Local architect celebrated at 10th annual NMU lecture

2017-09-13 06:00
Renowned local architect, John Rushmere.     Photo:SUPPLIED

Renowned local architect, John Rushmere. Photo:SUPPLIED

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RENOWNED Port Elizabeth architect John Rushmere will be honoured this year as the 10th Nelson Mandela University (NMU) School of Architecture’s Milde McWilliams Memorial Lecture laureate since the inception of the nationally acclaimed commemorative event.

The prestigious annual public lecture will be held today in the NMU South Campus Auditorium.

NMU School of Architecture director Boban Varghese said the principal aim of the lectures is “to provide a forum for the exchange of architectural thought at the highest level” in a form that is accessible to both the student body and the community.

“This lecture series has long been a highlight of the national architectural calendar.

“Our policy is to focus on the work of important Southern African architects, including those based abroad, and also to celebrate the remarkable contributions made by the architectural practice of Jones and McWilliams,” Varghese said.

The memorial lecture is funded by the Milde McWilliams Trust, of which esteemed architect Herbert McWilliams was a founding donor.

The Jones and McWilliams practice was responsible for a number of significant buildings throughout the Eastern Cape.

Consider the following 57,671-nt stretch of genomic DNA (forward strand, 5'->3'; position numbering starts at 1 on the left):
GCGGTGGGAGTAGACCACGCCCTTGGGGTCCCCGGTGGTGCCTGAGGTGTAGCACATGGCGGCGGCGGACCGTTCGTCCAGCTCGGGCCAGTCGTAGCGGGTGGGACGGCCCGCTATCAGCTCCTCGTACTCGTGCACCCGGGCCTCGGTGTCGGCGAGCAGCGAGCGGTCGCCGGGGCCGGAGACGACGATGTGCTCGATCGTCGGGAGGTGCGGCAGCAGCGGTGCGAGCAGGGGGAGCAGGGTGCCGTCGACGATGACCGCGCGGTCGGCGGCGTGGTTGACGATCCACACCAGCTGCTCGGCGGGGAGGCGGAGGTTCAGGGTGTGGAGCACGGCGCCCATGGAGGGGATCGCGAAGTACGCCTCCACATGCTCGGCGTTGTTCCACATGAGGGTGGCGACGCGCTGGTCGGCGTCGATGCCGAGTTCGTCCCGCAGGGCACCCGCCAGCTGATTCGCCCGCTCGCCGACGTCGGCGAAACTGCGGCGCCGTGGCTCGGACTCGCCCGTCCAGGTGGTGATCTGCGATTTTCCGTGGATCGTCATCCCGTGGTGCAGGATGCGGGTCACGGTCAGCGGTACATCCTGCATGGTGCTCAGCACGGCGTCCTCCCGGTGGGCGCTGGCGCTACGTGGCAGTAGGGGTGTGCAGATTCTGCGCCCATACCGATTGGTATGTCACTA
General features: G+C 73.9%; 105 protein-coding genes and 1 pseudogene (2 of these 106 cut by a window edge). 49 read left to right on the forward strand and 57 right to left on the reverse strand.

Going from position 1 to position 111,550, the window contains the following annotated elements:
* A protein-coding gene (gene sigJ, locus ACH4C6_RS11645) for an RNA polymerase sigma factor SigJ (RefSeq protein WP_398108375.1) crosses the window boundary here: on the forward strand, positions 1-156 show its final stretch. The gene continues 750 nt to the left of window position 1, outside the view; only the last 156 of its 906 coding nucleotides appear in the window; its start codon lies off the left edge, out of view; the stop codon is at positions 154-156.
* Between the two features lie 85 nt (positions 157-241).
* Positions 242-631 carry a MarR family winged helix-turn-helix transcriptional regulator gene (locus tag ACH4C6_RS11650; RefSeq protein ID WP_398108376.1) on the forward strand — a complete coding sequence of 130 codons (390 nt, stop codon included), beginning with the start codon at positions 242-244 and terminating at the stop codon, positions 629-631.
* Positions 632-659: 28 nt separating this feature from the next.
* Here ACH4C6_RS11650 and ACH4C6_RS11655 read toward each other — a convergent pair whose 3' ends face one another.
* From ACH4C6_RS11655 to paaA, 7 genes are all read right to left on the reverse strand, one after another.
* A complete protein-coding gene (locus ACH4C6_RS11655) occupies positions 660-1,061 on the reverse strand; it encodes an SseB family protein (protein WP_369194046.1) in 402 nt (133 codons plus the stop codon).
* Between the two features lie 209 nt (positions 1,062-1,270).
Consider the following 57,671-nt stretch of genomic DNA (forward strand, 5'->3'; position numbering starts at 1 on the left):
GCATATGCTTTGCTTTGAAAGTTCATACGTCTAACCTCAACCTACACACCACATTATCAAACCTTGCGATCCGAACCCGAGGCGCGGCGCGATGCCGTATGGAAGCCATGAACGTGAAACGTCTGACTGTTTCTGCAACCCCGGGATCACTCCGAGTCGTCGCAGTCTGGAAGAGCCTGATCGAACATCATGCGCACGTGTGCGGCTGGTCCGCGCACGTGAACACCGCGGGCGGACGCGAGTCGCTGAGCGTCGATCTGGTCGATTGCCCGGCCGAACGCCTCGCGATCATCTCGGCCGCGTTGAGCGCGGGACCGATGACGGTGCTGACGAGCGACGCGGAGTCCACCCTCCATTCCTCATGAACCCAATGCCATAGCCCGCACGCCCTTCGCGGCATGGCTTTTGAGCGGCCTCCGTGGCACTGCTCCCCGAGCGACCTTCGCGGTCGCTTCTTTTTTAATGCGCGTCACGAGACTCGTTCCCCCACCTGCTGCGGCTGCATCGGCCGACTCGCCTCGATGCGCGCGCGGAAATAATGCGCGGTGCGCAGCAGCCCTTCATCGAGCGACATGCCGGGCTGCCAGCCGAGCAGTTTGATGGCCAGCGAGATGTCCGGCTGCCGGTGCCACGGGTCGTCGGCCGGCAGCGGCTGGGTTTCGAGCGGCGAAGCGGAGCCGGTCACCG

Landmark structures in Port Elizabeth include the King Edward Mansions, the Technical College, the Port Elizabeth Club, the Nelson Mandela Metropolitan Art Museum, as well as many treasured residences in the affluent suburbs of Mill Park and Walmer.

Varghese said Rushmere is being recognised this year for his collective body of outstanding architectural works, many of which are also much-loved landmarks in the Eastern Cape, such as the Duckpond cricket pavilion at St George’s Park, Onion Row townhouse development in Walmer, and Cullen Bowles Residence at Rhodes University in Grahamstown.

“John obtained a B Arch degree with distinction in 1963 from the University of Cape Town and then spent three valuable years working with a group of influential professionals at Associated Architects in Johannesburg.

“He moved to Port Elizabeth in 1967 as a principal partner in the practice of Erasmus Rushmere Reid,” Varghese said.

Rushmere has received numerous awards for his distinctive work over the past 45 years, including a lifetime award as the 12th recipient of the South African Institute of Architects (SAIA) gold medal in 2001.

He is a previous head of the NMM School of Architecture and is still actively involved in a range of built environment consultations in the province.

Other notable Milde McWilliams Memorial Lecture laureates over the past decade include Gawie Fagan, Macio Miszewski, Luyanda Mpahlwa, Silvio Rech, Andrew Makin and Adele Naude Santos.

The 10th Nelson Mandela University (NMU) School of Architecture’s Milde McWilliams Memorial Lecture will take place at 5:30pm for 6pm in the NMU South Campus Auditorium.


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